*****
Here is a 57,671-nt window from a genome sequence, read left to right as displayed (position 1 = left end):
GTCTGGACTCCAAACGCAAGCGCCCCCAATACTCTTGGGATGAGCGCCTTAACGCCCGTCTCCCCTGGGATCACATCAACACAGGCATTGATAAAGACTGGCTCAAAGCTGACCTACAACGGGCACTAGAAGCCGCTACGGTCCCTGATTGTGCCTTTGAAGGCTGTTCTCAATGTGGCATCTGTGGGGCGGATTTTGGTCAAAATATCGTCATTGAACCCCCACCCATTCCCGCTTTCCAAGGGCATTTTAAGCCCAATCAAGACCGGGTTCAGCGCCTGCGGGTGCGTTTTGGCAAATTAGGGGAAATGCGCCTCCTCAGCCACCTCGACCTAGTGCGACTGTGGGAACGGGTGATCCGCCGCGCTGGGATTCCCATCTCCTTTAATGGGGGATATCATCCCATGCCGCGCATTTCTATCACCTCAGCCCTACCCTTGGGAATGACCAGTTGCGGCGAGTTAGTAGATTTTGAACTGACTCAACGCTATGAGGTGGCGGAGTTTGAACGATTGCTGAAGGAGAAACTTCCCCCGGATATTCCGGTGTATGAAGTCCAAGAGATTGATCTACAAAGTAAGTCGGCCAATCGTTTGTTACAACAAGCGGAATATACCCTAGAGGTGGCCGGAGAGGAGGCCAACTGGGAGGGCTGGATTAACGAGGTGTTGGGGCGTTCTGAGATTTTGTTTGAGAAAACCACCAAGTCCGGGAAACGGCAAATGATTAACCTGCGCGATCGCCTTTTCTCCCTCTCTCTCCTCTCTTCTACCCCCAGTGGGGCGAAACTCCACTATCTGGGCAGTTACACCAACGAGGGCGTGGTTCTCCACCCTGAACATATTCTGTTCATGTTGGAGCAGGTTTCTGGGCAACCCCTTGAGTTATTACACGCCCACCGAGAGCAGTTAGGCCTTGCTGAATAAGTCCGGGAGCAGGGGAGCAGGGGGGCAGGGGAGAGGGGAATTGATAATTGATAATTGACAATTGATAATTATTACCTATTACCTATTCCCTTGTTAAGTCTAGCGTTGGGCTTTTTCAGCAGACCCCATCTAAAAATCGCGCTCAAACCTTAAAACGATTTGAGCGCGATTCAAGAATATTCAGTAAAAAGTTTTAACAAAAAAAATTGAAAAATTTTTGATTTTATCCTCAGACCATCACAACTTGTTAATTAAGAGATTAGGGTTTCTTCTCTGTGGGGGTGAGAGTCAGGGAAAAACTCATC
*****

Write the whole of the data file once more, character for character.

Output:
Here is a 57,671-nt window from a genome sequence, read left to right as displayed (position 1 = left end):
GTCTGGACTCCAAACGCAAGCGCCCCCAATACTCTTGGGATGAGCGCCTTAACGCCCGTCTCCCCTGGGATCACATCAACACAGGCATTGATAAAGACTGGCTCAAAGCTGACCTACAACGGGCACTAGAAGCCGCTACGGTCCCTGATTGTGCCTTTGAAGGCTGTTCTCAATGTGGCATCTGTGGGGCGGATTTTGGTCAAAATATCGTCATTGAACCCCCACCCATTCCCGCTTTCCAAGGGCATTTTAAGCCCAATCAAGACCGGGTTCAGCGCCTGCGGGTGCGTTTTGGCAAATTAGGGGAAATGCGCCTCCTCAGCCACCTCGACCTAGTGCGACTGTGGGAACGGGTGATCCGCCGCGCTGGGATTCCCATCTCCTTTAATGGGGGATATCATCCCATGCCGCGCATTTCTATCACCTCAGCCCTACCCTTGGGAATGACCAGTTGCGGCGAGTTAGTAGATTTTGAACTGACTCAACGCTATGAGGTGGCGGAGTTTGAACGATTGCTGAAGGAGAAACTTCCCCCGGATATTCCGGTGTATGAAGTCCAAGAGATTGATCTACAAAGTAAGTCGGCCAATCGTTTGTTACAACAAGCGGAATATACCCTAGAGGTGGCCGGAGAGGAGGCCAACTGGGAGGGCTGGATTAACGAGGTGTTGGGGCGTTCTGAGATTTTGTTTGAGAAAACCACCAAGTCCGGGAAACGGCAAATGATTAACCTGCGCGATCGCCTTTTCTCCCTCTCTCTCCTCTCTTCTACCCCCAGTGGGGCGAAACTCCACTATCTGGGCAGTTACACCAACGAGGGCGTGGTTCTCCACCCTGAACATATTCTGTTCATGTTGGAGCAGGTTTCTGGGCAACCCCTTGAGTTATTACACGCCCACCGAGAGCAGTTAGGCCTTGCTGAATAAGTCCGGGAGCAGGGGAGCAGGGGGGCAGGGGAGAGGGGAATTGATAATTGATAATTGACAATTGATAATTATTACCTATTACCTATTCCCTTGTTAAGTCTAGCGTTGGGCTTTTTCAGCAGACCCCATCTAAAAATCGCGCTCAAACCTTAAAACGATTTGAGCGCGATTCAAGAATATTCAGTAAAAAGTTTTAACAAAAAAAATTGAAAAATTTTTGATTTTATCCTCAGACCATCACAACTTGTTAATTAAGAGATTAGGGTTTCTTCTCTGTGGGGGTGAGAGTCAGGGAAAAACTCATC